Some families facing long separations from their loved ones because of U.S. immigration laws will have an easier time of it in 2013. Thanks to a new regulation from the Department of Homeland Security (DHS), immediate relatives of U.S. citizens will be able to complete part of the processing of their immigration cases without leaving the country. The “Provisional Unlawful Presence Waiver of Inadmissibility for Certain Immediate Relatives” rule, often referred to as the new family unity rule, will be published tomorrow (January 3, 2013) and become effective on March 4.

The new rule allows immediate relatives (parents, spouses, and children) of U.S. citizens who entered the country without permission to apply for a waiver of their unlawful entry while still in the United States, in April of 2012. The change in procedure was proposed as a solution to a growing problem—families were facing months, and in some cases, years of separation because of two conflicting provisions of U.S. immigration law.
Under the Immigration and Nationality Act (INA), a person seeking to adjust their status to lawful permanent resident must be admitted or paroled into the country if they wish to have their case decided in the U.S. If they entered the country unlawfully, the law requires them to go to a U.S. embassy or consulate for processing of their application. Departure from the United States in many cases, however, triggers a three to ten year bar to re-entering the country, which requires a separate waiver application. Under past practice, an individual applied for the waiver after having been found inadmissible by a consular official and then had to apply to U.S. Citizenship and Immigration Services (USCIS) for a waiver. The process was generally time consuming, inefficient, and often costly, particularly because it lengthened the amount of time families were apart.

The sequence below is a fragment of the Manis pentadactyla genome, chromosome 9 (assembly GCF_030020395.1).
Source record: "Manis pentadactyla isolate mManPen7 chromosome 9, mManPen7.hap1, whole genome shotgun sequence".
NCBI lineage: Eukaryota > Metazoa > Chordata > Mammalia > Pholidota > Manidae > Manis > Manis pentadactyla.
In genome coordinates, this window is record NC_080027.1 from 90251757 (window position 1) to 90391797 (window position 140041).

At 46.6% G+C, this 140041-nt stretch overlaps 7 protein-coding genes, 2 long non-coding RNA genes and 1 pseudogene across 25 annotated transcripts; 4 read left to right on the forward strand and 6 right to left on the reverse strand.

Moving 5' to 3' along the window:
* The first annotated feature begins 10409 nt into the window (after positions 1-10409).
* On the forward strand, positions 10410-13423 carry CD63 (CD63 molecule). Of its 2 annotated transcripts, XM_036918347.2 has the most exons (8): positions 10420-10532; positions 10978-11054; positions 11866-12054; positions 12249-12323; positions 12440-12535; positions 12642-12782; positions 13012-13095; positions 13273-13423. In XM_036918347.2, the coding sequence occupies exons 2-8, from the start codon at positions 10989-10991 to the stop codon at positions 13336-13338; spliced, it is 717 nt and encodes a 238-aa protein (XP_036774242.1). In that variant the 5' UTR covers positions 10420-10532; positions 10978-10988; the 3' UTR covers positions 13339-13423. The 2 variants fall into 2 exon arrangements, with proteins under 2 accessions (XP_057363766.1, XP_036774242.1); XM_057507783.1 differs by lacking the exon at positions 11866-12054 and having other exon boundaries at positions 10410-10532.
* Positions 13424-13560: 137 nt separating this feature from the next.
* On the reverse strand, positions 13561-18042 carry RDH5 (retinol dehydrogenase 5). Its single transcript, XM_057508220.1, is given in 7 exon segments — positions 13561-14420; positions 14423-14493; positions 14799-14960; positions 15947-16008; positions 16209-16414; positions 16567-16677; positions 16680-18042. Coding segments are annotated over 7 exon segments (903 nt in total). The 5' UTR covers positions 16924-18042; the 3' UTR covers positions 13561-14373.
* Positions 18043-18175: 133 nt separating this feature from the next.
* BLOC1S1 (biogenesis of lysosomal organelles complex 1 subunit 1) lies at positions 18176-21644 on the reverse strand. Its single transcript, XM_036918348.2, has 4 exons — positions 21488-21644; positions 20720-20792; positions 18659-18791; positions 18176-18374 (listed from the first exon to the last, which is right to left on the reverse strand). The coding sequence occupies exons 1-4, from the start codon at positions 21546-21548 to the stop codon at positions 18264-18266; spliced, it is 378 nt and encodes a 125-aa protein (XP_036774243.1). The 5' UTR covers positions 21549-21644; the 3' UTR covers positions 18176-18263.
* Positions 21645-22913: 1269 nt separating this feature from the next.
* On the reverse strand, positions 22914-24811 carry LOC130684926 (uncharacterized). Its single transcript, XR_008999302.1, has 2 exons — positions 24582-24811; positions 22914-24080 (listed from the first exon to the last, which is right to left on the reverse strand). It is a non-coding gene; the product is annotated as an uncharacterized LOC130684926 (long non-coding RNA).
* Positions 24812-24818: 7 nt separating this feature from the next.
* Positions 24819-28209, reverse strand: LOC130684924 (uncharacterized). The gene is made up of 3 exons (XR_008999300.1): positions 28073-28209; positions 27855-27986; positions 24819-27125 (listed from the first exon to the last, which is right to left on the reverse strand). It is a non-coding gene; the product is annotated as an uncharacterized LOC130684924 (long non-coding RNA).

For immediate relatives, at least, the new rule will streamline the process because they will not have to depart the U.S. until they have received notification that their waiver application has been “provisionally” approved, which means that they will be able to complete their visa processing in one step rather than two or three at the embassy. Other applicants will continue to follow the standard process, including immediate relatives who may need other waivers for final approval of their Lawful Permanent Resident (LPR) status.

posted by Tatiana, 04.01.2013